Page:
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Passing the Means Test

The Means Test is a formula designed to identify debtors that can afford to pay some of their unsecured debts (for instance, credit card debt) and encourage repayment of these debts through a Chapter 13 repayment plan.  Debtors that “fail” the Means Test are disqualified from filing Chapter 7 bankruptcy.

The Means Test is actually two tests.  The first part of determines whether your current monthly income is less than your state’s median income for a household of your size.  The current state median income figures can be found at the U.S. Trustee’s website:

If your family’s income is less than your state’s median income for a family of your size, you PASS the Means Test.  There is no other testing and you can proceed with a Chapter 7 bankruptcy.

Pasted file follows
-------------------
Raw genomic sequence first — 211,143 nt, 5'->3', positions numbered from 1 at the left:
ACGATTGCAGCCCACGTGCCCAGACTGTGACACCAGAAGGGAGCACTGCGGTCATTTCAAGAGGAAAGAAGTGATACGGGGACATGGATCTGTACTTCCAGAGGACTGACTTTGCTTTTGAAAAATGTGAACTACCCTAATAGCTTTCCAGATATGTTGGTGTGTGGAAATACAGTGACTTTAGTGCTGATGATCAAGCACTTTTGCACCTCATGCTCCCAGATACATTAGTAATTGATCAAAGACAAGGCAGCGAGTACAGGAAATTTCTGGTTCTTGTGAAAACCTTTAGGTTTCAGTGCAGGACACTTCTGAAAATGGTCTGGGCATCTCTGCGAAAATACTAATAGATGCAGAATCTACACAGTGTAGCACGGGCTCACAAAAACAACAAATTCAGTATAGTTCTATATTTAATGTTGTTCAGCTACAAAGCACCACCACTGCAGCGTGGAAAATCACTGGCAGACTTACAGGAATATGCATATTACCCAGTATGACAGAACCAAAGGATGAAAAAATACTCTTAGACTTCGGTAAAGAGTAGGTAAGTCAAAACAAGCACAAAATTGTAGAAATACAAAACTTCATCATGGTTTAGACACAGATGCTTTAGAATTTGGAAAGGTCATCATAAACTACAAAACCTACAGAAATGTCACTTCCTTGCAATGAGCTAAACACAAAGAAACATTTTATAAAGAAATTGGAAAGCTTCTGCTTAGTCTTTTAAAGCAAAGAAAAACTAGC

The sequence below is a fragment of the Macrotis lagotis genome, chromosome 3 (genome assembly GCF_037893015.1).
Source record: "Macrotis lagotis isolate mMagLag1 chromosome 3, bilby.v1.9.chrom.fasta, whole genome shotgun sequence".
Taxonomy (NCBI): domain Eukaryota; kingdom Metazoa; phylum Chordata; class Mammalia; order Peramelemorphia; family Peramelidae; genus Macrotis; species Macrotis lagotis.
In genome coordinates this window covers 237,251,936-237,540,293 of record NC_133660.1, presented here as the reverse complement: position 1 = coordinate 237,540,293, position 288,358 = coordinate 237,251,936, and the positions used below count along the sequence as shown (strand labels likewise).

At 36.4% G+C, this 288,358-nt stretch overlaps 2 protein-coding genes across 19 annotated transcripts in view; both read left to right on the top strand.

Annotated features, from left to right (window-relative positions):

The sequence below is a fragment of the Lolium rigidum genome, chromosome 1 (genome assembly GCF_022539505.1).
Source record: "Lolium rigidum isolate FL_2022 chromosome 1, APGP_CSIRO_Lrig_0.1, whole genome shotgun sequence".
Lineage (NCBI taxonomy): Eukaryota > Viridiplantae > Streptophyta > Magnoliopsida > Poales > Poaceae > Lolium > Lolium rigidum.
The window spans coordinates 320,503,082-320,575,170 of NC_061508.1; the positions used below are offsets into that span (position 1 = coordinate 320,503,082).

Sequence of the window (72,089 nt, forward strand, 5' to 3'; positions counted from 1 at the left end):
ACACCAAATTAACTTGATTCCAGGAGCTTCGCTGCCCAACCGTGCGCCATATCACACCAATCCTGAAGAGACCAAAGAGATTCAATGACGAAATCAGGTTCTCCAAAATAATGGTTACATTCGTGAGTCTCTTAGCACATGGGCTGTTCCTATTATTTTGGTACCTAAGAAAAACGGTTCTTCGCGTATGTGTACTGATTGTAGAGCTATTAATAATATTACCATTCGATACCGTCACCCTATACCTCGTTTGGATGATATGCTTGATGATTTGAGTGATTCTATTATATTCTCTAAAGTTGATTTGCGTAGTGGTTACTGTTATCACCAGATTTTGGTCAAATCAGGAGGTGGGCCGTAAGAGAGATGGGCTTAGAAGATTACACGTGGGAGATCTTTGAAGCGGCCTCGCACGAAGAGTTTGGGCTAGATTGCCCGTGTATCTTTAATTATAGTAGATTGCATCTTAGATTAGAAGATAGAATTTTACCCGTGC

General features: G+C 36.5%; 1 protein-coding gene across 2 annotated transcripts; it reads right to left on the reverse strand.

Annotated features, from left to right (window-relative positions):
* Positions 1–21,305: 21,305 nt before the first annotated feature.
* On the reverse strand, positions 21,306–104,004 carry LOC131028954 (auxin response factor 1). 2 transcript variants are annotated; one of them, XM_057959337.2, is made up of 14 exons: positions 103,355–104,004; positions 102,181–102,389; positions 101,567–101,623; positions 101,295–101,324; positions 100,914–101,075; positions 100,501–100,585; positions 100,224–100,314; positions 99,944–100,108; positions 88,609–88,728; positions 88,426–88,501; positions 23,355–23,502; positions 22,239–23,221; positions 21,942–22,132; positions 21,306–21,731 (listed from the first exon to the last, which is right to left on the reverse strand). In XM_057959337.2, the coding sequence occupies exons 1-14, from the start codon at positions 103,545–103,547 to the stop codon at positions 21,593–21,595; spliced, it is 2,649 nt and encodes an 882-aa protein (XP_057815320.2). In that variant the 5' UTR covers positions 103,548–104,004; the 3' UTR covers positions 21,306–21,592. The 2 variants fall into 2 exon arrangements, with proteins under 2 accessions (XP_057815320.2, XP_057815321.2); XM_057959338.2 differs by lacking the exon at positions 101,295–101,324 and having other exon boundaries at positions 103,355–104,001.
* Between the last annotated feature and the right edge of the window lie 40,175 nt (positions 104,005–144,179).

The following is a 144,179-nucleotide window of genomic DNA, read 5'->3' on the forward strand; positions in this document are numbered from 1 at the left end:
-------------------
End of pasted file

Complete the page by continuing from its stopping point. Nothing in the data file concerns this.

If your family’s income is more than your state’s median income, you must complete the Means Test worksheet to calculate if you have (or should have) money to repay unsecured creditors.  In the end if you are able to pay a significant portion of your unsecured debt, you will FAIL the Means Test and cannot file a Chapter 7 bankruptcy.

The truth is that very few debtors fail the Means Test.  Many debtors earn significant incomes and still qualify for Chapter 7 bankruptcy.  Debtors with large monthly secured debt payments (e.g. house, car) often pass the Means Test as there is no extra money at the end of the month to pay unsecured creditors.

If you are contemplating a bankruptcy filing, it is in your best interest to consult with an experienced bankruptcy attorney as soon as practical.  The Means Test is a new and complex feature of the bankruptcy laws, and, consequently, its application and interpretation varies from jurisdiction to jurisdiction.  By examining your case early, a skilled bankruptcy attorney can identify whether you are able to pass the Means Test now or in the future.